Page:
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This Pen Is a Real Pal

Photonics Spectra
Feb 2008
Michael A. Greenwood

Will the venerable ballpoint pen be going the way of the quill and inkwell?

The Livescribe smartpen, slated for commercial release early this year, boasts capabilities that even the most stylish writing implement from Montblanc could never hope to achieve.


The smartpen synchronizes notes and lectures and allows any portion of a talk to be repeated when the device is tapped onto the appropriate place on the paper. Andy Van Schaack (standing) is seeking to extend the technology to aid the blind. Courtesy of Vanderbilt University.

When the device is used in conjunction with regular paper printed with almost invisible microdots, it allows instant and full audio recall from lectures, meetings or even everyday conversations, with a simple tap on the lecture notes. Microphones built into the smartpen record conversations, and a processor digitizes the handwriting. Ink and audio are synchronized so that later (say when a college lecture is over and you have absolutely no idea what was discussed) the paper can be tapped, and the smartpen will provide instant audio replay of the lecture from the exact moment that the note was written. This is accomplished by a tiny camera inside the smartpen’s tip that recognizes minute dot patterns printed on the paper, much like a bar-code scanner reads a number. Every page and line in the dot notebook has a different pattern.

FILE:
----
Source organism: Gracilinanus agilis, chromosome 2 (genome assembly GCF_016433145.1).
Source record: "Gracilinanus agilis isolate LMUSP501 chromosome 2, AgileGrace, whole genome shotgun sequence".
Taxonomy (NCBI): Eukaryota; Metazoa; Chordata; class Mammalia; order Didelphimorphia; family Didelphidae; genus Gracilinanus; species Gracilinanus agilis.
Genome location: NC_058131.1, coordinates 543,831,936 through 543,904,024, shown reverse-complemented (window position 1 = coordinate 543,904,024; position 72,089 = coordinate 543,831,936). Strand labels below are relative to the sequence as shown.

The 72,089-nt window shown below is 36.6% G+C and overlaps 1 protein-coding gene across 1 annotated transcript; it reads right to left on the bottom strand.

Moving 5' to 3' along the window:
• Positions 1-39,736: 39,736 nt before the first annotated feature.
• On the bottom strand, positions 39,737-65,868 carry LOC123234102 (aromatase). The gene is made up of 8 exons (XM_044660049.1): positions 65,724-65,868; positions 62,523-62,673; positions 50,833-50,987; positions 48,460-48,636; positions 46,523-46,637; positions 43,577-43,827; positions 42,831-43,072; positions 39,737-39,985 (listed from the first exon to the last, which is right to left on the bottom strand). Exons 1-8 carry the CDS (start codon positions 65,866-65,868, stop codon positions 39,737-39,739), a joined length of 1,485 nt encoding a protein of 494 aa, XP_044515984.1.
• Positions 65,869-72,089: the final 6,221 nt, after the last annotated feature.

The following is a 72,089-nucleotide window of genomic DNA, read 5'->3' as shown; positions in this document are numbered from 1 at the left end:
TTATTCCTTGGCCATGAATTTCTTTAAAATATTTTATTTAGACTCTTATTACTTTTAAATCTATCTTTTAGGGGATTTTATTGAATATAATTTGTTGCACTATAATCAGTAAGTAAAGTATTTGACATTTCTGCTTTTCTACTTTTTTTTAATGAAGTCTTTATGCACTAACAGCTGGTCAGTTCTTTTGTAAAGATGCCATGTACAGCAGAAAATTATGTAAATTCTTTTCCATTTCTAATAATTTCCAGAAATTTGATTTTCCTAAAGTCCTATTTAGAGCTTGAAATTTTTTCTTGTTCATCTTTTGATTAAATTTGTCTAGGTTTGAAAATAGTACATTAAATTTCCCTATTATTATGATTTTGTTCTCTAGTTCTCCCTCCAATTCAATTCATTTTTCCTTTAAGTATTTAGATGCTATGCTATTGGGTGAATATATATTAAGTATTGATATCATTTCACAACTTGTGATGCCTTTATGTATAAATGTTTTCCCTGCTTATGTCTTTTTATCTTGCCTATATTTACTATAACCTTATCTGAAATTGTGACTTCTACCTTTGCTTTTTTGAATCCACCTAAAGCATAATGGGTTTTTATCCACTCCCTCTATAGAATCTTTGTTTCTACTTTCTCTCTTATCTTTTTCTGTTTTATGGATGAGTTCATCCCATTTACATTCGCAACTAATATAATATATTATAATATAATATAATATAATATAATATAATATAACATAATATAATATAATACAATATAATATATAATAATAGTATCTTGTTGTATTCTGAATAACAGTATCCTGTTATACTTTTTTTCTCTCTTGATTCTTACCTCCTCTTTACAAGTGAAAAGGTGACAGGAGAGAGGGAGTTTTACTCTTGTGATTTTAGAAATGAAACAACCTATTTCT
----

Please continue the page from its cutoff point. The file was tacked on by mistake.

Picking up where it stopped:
Notes and audio also can be uploaded to a PC where they can be replayed, saved or e-mailed (one person can takes notes for an entire class). The system, developed by Livescribe Inc. of Oakland, Calif., also allows the user to pause the conversation, speed it up, slow it down or search for a particular word. The device is slightly larger than a standard fountain pen. One potential application is to help blind students, particularly in science and math courses where so much of the instruction is given in the form of diagrams and equations.

Andy Van Schaack, a lecturer at Vanderbilt University’s Peabody College of Education and Human Development in Nashville, Tenn., and also Livescribe’s senior science adviser, has received a $300,000 grant from the National Science Foundation to tailor the technology to students with special needs. He is looking at applying the smartpen to a special plastic film that creates raised-line drawings, providing blind students with a tactile diagram coupled with replayable audio.

camerasinvisible microdotsLighter SideMicrophones

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